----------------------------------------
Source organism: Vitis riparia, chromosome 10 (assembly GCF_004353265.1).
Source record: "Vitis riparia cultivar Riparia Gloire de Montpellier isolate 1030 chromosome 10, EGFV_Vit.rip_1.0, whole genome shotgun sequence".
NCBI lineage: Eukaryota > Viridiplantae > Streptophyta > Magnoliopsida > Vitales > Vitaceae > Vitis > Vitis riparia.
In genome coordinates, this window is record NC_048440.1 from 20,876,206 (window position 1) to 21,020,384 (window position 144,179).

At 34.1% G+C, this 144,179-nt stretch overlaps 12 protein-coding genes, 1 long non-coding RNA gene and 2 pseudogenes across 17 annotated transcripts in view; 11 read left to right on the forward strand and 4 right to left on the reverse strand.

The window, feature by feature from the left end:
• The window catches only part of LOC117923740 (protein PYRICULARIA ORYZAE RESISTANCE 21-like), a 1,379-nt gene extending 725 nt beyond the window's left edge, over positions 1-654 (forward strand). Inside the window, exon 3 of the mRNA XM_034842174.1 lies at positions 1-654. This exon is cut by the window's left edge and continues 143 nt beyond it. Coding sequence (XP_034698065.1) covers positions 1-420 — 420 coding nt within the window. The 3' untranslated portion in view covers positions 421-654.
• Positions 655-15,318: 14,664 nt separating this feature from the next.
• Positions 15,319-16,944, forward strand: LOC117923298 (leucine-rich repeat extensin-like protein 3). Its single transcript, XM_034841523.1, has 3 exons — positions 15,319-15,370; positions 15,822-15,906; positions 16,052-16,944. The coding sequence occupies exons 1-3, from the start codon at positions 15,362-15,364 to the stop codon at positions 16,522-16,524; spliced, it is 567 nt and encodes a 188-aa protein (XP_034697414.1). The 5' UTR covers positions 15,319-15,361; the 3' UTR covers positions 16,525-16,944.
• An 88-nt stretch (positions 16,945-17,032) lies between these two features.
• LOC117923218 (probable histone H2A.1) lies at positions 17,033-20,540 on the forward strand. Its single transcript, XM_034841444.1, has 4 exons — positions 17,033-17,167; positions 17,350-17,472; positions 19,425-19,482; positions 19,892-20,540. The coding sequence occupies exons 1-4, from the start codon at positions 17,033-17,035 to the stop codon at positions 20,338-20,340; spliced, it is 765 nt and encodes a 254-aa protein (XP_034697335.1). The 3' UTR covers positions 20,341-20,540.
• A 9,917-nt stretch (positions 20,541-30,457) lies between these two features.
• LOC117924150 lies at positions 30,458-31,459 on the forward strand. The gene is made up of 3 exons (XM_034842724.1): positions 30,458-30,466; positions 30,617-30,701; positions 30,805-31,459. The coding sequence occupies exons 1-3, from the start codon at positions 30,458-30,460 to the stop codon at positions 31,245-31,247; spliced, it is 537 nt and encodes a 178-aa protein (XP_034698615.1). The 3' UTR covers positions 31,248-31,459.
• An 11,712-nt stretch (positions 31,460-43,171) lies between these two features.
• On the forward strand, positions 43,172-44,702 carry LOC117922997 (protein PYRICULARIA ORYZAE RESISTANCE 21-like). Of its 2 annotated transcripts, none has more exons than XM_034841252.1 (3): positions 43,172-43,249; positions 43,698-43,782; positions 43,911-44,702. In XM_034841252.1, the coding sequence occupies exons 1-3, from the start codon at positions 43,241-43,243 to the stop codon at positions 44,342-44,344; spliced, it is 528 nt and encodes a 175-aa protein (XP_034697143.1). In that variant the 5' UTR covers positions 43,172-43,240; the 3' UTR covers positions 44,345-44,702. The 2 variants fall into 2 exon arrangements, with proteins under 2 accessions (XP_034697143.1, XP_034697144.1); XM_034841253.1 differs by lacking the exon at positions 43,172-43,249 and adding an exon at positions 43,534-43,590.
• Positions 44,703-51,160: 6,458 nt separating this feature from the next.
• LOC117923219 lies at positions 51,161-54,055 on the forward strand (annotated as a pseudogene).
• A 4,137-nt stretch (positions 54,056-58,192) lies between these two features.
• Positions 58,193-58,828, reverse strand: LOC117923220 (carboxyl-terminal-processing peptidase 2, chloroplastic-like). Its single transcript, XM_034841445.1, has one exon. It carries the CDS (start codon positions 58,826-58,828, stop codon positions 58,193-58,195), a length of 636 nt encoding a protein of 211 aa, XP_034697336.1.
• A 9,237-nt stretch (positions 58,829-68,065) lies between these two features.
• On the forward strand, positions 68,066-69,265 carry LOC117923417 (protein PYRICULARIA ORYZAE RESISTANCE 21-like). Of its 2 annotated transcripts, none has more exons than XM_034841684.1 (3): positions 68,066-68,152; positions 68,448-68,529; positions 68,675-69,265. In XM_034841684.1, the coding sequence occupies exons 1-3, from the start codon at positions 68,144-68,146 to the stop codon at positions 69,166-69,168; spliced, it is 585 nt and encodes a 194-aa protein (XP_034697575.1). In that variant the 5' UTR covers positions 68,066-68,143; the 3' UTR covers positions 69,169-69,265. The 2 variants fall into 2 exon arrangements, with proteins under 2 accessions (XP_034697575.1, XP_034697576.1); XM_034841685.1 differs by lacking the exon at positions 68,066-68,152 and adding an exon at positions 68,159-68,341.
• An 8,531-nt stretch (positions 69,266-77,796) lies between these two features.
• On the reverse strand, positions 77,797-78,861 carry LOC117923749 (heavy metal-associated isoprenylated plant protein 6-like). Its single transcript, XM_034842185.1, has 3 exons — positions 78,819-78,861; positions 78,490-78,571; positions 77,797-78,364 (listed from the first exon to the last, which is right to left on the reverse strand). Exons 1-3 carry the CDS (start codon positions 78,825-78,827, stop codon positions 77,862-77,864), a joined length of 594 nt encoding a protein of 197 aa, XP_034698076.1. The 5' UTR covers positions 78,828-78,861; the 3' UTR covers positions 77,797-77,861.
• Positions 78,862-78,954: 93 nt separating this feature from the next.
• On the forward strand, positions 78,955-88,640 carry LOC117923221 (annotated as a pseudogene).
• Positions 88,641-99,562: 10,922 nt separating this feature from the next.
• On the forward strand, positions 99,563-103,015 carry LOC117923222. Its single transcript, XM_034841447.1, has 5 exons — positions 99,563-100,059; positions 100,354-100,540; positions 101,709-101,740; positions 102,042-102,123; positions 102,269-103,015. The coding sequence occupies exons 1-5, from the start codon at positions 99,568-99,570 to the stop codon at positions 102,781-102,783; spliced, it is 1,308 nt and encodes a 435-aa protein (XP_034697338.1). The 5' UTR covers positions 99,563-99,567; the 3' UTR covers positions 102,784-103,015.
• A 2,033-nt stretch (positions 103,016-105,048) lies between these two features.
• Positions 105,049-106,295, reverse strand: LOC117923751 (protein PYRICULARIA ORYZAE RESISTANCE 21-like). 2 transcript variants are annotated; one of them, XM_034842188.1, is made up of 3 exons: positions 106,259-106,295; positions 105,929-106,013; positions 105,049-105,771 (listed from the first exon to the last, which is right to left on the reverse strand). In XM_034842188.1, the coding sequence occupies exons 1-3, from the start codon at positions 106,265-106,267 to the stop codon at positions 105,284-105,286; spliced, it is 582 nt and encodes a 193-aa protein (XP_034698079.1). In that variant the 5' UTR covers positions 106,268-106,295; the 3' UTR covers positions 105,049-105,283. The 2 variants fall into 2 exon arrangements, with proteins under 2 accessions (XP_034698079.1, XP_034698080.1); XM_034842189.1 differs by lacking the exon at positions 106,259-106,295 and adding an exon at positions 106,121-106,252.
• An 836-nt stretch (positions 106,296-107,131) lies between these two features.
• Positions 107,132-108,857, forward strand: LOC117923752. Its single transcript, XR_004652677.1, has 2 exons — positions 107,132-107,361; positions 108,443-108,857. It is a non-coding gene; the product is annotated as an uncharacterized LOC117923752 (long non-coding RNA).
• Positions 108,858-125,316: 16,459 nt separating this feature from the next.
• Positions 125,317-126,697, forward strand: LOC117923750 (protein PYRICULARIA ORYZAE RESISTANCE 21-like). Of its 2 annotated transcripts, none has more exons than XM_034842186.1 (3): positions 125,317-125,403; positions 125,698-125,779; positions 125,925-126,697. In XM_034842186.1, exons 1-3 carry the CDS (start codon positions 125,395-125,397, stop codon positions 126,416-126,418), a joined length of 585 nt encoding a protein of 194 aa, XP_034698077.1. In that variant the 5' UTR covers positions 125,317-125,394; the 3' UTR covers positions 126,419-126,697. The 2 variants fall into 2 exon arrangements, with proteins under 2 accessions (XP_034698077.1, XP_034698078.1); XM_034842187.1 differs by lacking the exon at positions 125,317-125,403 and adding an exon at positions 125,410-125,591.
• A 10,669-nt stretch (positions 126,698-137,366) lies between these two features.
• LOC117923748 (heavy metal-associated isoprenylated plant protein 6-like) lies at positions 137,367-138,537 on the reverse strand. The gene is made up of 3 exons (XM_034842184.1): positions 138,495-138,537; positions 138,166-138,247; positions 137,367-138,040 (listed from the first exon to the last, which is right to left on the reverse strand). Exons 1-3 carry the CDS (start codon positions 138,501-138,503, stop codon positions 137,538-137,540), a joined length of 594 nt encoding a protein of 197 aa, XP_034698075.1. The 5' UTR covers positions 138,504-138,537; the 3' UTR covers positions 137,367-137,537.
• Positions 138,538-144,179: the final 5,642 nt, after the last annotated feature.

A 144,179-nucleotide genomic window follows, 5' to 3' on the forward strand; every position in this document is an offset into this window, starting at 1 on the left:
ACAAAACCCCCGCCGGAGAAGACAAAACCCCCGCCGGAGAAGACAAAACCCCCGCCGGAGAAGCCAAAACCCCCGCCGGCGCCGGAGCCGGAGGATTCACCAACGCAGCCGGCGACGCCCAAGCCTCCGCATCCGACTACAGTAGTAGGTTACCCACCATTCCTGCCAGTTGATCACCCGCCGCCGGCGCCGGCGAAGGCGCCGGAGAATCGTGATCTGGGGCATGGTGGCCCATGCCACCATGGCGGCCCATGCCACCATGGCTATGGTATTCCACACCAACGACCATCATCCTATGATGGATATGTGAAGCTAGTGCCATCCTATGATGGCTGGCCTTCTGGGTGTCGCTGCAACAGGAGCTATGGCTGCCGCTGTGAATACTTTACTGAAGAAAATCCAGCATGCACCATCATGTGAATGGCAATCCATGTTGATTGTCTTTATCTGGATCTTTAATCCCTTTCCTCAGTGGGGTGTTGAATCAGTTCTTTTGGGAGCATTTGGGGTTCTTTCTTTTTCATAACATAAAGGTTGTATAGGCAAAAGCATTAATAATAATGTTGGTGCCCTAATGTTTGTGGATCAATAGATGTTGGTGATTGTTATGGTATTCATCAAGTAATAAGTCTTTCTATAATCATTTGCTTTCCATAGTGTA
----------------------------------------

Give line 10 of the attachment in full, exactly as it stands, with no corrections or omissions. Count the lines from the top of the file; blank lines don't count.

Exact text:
• An 88-nt stretch (positions 16,945-17,032) lies between these two features.